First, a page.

The little boy is dressed in a short tunic and wears a cylinder ring, with an amulet (bulla) on a string around his neck. The hairstyle of the woman and child and the folds in their clothing date the relief to between 13 BC and 5 AD.
Munthe writes that he found a portrayal of the Emperor Augustus in his garden. He also mentions one of Nero.
Perhaps the bust of Augustus is the same as that of Tiberius, which was stolen by a tourist.
Where the bust of Nero is today is unknown. On the other hand, there is a fine little head of Commodus as a youth. Commodus was the son of Marcus Aurelius and Faustina Minor, and was emperor 180-192 AD.
Busts of members of the imperial family were made to celebrate important events. The original was copied and the replicas were sent around the empire.
This sensitive portrayal belongs to a series created around 177 AD when Commodus was officially named as his father’s co-emperor. Some of the busts show damage that may have been caused by blows. Details such as noses and ears were often broken off when an unpopular person was deposed or died.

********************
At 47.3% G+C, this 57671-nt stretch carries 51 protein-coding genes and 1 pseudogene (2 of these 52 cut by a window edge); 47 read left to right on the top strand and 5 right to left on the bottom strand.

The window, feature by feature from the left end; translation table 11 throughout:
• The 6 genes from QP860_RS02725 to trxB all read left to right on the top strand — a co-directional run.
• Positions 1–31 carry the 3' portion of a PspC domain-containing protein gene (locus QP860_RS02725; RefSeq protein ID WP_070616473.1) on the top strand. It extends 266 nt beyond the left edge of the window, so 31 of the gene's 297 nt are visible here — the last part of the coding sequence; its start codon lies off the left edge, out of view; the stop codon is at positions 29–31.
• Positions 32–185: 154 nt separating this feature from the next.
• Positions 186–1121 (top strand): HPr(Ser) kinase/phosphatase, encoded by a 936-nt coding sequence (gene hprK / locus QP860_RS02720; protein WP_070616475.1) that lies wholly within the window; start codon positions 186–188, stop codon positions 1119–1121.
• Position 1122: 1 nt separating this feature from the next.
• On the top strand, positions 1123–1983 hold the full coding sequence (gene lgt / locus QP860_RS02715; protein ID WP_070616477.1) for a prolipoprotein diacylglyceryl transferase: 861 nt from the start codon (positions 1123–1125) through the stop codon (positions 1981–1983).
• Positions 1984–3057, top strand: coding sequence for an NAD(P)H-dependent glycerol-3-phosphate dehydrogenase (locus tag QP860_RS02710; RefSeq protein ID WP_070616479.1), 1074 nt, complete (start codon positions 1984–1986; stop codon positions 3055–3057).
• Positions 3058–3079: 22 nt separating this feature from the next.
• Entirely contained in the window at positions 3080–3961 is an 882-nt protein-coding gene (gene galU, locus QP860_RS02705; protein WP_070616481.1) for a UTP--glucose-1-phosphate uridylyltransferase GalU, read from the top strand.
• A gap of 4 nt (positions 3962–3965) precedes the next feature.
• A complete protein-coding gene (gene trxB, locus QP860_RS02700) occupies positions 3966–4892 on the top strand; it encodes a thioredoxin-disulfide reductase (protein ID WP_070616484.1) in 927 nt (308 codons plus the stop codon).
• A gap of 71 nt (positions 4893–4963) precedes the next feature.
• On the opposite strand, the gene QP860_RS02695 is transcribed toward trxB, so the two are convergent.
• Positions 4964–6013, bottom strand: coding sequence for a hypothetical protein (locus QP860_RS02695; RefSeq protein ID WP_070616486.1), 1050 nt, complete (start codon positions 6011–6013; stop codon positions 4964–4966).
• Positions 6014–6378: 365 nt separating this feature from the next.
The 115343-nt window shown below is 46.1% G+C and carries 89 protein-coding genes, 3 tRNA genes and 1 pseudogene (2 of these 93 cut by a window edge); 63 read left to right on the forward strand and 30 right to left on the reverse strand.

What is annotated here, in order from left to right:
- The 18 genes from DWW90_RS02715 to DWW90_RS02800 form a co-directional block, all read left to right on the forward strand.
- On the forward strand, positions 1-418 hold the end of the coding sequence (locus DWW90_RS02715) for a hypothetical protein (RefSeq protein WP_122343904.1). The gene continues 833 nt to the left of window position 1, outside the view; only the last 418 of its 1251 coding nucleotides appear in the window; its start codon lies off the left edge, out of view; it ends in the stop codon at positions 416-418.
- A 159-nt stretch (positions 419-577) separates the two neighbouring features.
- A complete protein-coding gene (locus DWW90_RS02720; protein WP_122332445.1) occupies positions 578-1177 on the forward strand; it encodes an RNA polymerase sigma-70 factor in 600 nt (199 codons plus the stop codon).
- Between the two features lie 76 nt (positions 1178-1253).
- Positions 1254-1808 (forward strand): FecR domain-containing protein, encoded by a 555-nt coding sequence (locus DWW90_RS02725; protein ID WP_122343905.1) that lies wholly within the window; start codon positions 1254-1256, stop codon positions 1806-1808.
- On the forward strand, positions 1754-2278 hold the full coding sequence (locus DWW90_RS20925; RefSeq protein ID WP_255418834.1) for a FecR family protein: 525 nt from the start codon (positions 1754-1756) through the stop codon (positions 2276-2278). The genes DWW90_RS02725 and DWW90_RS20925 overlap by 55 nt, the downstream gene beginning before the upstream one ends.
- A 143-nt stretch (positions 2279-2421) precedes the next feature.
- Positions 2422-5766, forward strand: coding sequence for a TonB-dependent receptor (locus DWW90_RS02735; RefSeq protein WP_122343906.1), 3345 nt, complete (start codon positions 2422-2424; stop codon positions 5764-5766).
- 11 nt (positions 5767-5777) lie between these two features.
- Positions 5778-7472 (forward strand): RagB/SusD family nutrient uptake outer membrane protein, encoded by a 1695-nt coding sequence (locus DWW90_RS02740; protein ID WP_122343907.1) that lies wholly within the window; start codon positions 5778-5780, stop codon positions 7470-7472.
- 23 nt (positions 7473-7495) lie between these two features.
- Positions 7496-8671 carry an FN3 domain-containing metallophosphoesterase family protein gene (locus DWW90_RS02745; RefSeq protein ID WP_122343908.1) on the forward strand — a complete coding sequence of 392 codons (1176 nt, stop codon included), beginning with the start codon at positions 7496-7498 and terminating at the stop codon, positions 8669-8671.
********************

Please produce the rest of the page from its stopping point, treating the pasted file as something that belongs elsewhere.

One other object comes from Rome, found near the family’s property Castello di Lunghezza outside Rome. It is a fragment of a statue that depicts the virgin goddess Diana as the Goddess of the Hunt.
She is dressed in a short tunic and has a quiver over her right shoulder. She ought to be carrying a bow and arrows. The fluttering is held together with a band just under the chest.
The statue, which is a Roman copy of an original attributed to the Greek sculptor Leochares, can be dated to the first century AD. On the other hand, the origin of a little offer altar of white marble dedicated to Diana in her special function as Trivia, the goddess of Death and the Underworld, is unknown. On the front of the triangular altar is the inscription DOMITIA VOLUPTAS TRIBIABUS D D, which can be translated ”Domitia Voluptas has given this gift to Trivia”.
During some digging in the Villa San Michele garden in 1954 a statue of marble was found, depicting Hercules with a lion skin.
The hero is holding the Golden Apples of the Hesperides in his left hand, with the lion skin over his arm.